Strengthening Your Emotional Vocabulary is Important

March 5, 2019
If you learn to strengthen your emotional vocabulary, you'll improve your relationships and interactions with others. Not only will you be able to defend yourself assertively, but you'll be more empathetic as you'll express your needs effectively.

Strengthening your emotional vocabulary will help you improve the quality of your relationships. It’s all about knowing how to express yourself assertively. Furthermore, it’s also about being in tune with your needs while remaining sympathetic to other people’s needs. In addition, it’s about translating your feelings into words and creating bridges based on respect and assertiveness.

When we talk about this dimension of our personality, it’s common to focus our interest on children. Currently, both families and teachers understand the importance of teaching children this skill. The study of emotional literacy and its relationship to language is yielding rather interesting results.

In this regard, studies such as the one that was carried out by psychologists Luna Beck and Irina Kumschick from the University of Minnesota show us how to improve linguistic competence in children.

This skill is very important for children. But what about adults? What happens to those who are unable to express their fears, needs, and frustrations to their significant others?

Not all adults had the opportunity to develop socio-emotionally at an early age. Thus, not all of us have regulatory mechanisms and verbal fluency with which to translate our emotions into words.

A couple talking.

How to strengthen our emotional vocabulary

By strengthening our emotional vocabulary, our overall vulnerability decreases. This is because putting our emotions into words makes us visible. It validates ourselves and everyone else around us. It’s a way to shape our sensations and show them to the world. Moreover, it’s the unraveling of internal knots, a way to harmonize the chaos and channel it into simple words that can be understood.

We all experience realities that we don’t quite know how to transmit to others due to language differences. “Kilig” is a word in Tagalog, the language spoken in the Philippines. It expresses the feeling of joy we experience when we talk to someone we like.

Furthermore, in Dutch, the term “uitwaaien” describes the experience of enjoying the wind and the sensations it produces in us. Having adequate words that allow us to integrate such realities is exceptional, even cathartic.

Unfortunately, many of us can’t find the right words to describe what we’re feeling. In many instances, we don’t even know exactly what we’re feeling. The lack of emotional literacy leads us to repress our feelings because we don’t know how to express them.

Keys to strengthening our emotional vocabulary

Same boy, different expressions.

Emotional awareness and facial recognition

Charles Darwin talked about emotional expression back in his day. He defined it as an internal state that feels and, therefore, expresses itself. Thus, the first step to it is awareness, to connect with that bodily state where emotion leaves its first imprint. This happens with emotions such as fear, sadness, anger, disappointment, etc.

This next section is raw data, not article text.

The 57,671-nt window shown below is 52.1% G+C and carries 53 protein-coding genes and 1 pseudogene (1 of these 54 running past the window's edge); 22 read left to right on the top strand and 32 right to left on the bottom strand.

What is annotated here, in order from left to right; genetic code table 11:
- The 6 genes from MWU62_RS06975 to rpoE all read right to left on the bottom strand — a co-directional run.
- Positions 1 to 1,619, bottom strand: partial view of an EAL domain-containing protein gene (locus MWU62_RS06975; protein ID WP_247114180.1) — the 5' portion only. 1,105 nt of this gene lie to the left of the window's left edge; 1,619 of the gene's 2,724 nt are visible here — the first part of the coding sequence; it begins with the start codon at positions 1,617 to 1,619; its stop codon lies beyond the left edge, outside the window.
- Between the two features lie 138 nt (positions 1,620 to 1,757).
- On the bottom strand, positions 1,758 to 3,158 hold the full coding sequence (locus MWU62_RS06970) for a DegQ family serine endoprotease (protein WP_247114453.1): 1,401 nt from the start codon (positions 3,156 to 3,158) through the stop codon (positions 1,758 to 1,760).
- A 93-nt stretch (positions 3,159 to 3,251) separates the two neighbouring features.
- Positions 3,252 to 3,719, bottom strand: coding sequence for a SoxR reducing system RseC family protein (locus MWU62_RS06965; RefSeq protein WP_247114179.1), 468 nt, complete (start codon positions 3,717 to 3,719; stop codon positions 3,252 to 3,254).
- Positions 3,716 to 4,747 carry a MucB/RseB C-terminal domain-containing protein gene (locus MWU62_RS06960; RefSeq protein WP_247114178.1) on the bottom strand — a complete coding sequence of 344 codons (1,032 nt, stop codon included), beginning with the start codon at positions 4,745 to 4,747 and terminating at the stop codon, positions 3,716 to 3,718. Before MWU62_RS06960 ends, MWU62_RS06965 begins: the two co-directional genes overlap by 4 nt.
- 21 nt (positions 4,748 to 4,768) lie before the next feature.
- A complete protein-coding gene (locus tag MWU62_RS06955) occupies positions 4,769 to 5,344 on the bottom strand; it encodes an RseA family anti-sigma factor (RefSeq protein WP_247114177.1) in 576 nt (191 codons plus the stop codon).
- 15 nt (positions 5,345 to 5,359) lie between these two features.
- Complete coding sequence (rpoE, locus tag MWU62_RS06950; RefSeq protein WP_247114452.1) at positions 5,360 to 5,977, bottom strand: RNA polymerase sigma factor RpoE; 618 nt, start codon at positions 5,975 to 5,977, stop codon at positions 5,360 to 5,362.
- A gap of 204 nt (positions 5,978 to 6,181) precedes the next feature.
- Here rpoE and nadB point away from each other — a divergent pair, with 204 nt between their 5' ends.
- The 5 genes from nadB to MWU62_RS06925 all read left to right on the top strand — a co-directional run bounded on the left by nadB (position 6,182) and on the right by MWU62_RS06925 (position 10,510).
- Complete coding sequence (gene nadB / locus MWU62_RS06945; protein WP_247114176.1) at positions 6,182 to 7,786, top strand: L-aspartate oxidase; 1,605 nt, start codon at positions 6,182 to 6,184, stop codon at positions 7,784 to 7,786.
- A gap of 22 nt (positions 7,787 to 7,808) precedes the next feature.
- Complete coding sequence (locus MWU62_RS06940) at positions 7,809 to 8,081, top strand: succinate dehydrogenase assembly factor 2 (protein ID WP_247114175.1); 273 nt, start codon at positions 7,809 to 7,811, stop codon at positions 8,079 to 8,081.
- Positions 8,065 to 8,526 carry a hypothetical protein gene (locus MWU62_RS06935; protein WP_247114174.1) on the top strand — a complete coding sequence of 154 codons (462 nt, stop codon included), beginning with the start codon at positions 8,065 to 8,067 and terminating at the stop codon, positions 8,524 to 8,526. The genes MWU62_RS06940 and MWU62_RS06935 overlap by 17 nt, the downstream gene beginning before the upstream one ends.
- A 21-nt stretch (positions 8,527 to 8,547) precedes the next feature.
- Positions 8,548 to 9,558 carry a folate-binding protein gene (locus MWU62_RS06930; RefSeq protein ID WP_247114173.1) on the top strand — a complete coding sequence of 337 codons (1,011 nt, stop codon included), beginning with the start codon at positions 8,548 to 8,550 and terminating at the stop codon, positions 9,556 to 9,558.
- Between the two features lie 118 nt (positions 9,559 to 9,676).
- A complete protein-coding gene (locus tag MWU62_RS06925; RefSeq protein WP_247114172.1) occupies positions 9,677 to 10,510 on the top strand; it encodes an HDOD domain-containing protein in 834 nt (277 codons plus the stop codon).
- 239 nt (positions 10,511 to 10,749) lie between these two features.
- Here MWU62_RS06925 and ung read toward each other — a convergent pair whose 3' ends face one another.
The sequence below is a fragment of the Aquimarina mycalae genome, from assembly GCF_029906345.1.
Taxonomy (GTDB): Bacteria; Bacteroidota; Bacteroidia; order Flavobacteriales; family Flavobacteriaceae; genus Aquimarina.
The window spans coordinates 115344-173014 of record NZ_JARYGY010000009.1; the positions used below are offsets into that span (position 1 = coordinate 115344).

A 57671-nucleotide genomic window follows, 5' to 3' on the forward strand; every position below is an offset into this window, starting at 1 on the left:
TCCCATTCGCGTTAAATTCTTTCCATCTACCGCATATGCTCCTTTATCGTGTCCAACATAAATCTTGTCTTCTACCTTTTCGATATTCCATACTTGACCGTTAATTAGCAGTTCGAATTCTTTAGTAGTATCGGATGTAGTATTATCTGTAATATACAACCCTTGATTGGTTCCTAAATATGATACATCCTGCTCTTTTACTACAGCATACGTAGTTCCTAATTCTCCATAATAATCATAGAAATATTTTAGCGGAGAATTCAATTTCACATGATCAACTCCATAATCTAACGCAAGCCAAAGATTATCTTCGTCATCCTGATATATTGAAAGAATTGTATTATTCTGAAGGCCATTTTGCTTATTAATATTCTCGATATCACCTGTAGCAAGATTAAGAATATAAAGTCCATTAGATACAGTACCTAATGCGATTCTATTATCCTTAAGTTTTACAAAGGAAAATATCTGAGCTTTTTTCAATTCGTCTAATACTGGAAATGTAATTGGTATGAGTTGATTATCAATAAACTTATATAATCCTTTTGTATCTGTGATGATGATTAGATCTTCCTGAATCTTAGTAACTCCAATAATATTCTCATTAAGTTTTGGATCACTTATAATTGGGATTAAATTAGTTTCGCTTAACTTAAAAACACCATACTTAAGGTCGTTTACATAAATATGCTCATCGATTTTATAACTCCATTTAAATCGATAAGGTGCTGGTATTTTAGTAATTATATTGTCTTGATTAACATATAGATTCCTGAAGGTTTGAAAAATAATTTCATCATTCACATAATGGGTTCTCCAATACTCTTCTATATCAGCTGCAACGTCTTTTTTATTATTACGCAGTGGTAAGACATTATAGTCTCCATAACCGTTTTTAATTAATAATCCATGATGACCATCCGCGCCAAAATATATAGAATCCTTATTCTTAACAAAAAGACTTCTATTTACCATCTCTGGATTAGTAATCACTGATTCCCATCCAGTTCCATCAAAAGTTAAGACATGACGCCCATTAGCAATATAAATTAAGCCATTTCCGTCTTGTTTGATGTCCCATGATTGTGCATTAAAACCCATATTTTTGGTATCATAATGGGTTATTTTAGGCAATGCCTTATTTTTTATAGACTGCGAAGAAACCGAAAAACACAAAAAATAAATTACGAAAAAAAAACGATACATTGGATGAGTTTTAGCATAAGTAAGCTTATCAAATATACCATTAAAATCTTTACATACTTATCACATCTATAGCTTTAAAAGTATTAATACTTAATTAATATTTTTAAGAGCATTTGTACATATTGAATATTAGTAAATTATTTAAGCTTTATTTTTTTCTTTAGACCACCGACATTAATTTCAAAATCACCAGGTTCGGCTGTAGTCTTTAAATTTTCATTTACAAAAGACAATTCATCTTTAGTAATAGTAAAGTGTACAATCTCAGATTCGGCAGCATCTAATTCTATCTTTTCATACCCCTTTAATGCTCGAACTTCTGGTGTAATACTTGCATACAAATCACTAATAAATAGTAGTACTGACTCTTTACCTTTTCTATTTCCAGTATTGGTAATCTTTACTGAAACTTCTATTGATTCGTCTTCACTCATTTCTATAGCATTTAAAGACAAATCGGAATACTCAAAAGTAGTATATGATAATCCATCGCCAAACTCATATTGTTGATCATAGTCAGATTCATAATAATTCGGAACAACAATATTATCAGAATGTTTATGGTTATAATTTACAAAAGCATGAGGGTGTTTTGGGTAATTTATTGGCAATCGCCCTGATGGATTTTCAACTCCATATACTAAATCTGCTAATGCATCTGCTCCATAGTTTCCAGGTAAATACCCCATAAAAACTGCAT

Every emotion has a physiological match that we must accept, understand its message, and label. For example, you have to identify if what you’re feeling is anger, envy, or another emotion. This is because it’s useless to repress your emotions.

On the other hand, in order to strengthen our emotional language, it’s also important to know how to recognize other people’s needs. You have to be sensitive, receptive, and empathetic towards other people’s emotions so you can communicate better with them.

Emotional vocabulary and verbal fluency

Experts recommend we learn how to use emotional verbs, a highly effective mechanism to transmit feelings. For example, I feel, I want, I’m excited, I’m scared, I feel like, I’m uncomfortable, I envy...

Furthermore, in addition to using the above strategy, it’s necessary to train yourself in verbal fluency. Some people are perceived as great communicators and conversationalists who, contrary to what everyone believes, lack verbal fluency in emotional matters. How can this be possible?

Basically, they don’t know how to talk about their feelings or needs and they’re not competent enough to maintain conversations about personal and sentimental topics. This type of fluency is what one must tend to in order to strengthen one’s emotional vocabulary.

A sad looking woman.

The emotional narrative

Each one of us generates different types of narratives. We tell stories to ourselves as we integrate our life experiences. Telling them properly will allow us to respect ourselves more, to tend to our needs, and to value ourselves as we deserve.

One way to achieve this is through emotional intelligence. Knowing ourselves, giving ourselves what we need, practicing self-pity (occasionally), and being assertive and empathetic will allow us to create a clearer narrative. All this will translate into a positive self-concept we’ll be able to communicate better with others with.

We’re all emotional beings who can learn to reason at any given moment. Managing this internal universe better will make things easier for us. This is why it’s so important to strengthen our emotional vocabulary.

  • Beck, L., Kumschick, IR, Eid, M., y Klann-Delius, G. (2012). Relación entre competencia lingüística y competencia emocional en la infancia media. Emoción , 12 (3), 503–514. https://doi.org/10.1037/a0026320